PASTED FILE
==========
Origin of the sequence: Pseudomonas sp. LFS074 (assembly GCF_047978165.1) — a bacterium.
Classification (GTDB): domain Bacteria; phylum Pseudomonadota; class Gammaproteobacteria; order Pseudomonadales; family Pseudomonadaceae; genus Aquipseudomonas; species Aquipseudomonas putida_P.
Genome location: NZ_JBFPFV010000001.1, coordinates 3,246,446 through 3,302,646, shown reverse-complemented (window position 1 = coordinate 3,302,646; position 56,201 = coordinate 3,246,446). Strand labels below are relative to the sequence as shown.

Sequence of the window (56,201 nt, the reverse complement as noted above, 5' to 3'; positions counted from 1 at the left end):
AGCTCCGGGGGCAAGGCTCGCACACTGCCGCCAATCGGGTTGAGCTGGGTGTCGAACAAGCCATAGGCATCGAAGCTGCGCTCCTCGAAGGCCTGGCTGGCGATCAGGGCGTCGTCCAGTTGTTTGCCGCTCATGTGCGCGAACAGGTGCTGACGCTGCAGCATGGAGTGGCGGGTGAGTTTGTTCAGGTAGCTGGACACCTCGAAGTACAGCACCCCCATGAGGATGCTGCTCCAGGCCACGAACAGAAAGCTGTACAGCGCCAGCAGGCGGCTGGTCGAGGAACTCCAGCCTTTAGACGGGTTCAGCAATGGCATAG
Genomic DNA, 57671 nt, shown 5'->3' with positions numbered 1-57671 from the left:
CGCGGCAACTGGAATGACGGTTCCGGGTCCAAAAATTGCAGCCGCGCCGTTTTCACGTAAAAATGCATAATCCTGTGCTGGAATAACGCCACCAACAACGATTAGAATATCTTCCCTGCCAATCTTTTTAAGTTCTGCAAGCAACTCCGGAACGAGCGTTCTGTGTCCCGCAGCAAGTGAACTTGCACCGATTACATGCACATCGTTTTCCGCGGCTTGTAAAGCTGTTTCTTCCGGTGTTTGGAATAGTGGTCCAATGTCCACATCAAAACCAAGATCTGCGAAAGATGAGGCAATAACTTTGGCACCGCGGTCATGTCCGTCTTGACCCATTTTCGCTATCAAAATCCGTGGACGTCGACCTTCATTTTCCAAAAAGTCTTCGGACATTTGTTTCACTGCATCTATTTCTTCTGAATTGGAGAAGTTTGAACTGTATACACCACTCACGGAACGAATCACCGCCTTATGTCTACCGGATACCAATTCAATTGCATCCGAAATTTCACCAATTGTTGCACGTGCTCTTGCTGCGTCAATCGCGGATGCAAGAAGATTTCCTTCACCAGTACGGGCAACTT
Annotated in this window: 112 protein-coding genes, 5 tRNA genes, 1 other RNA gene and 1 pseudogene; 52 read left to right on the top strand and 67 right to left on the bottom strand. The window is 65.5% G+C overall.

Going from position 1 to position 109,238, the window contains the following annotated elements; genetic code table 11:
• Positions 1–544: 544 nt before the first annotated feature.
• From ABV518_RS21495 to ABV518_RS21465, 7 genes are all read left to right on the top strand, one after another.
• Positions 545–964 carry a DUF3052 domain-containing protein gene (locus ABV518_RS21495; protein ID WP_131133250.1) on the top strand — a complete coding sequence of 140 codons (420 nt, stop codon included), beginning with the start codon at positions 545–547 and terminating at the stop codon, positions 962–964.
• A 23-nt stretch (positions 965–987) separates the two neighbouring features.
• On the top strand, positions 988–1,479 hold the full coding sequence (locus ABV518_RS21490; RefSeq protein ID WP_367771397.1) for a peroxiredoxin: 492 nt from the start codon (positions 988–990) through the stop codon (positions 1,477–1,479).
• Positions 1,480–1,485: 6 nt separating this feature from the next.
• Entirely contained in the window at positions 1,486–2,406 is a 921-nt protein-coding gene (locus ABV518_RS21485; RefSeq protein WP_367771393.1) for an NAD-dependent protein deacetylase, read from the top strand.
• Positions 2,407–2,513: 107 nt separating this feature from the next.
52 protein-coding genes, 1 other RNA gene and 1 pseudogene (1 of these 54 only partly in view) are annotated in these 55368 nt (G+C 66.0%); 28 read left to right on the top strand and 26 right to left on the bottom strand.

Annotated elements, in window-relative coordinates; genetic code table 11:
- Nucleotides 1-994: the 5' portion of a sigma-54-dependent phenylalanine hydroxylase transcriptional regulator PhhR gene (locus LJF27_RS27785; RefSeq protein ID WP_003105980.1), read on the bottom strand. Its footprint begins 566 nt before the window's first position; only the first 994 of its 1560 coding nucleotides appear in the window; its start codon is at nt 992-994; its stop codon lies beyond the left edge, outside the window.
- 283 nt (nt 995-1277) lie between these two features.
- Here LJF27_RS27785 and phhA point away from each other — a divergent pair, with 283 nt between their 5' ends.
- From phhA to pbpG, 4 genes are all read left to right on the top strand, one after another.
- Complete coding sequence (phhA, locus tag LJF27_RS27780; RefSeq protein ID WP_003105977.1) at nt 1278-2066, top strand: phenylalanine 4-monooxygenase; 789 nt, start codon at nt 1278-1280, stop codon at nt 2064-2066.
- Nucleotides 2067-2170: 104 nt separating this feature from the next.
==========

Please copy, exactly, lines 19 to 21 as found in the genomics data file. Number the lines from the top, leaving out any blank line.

Annotated elements, in window-relative coordinates; genetic code table 11:
- Nucleotides 1-994: the 5' portion of a sigma-54-dependent phenylalanine hydroxylase transcriptional regulator PhhR gene (locus LJF27_RS27785; RefSeq protein ID WP_003105980.1), read on the bottom strand. Its footprint begins 566 nt before the window's first position; only the first 994 of its 1560 coding nucleotides appear in the window; its start codon is at nt 992-994; its stop codon lies beyond the left edge, outside the window.
- 283 nt (nt 995-1277) lie between these two features.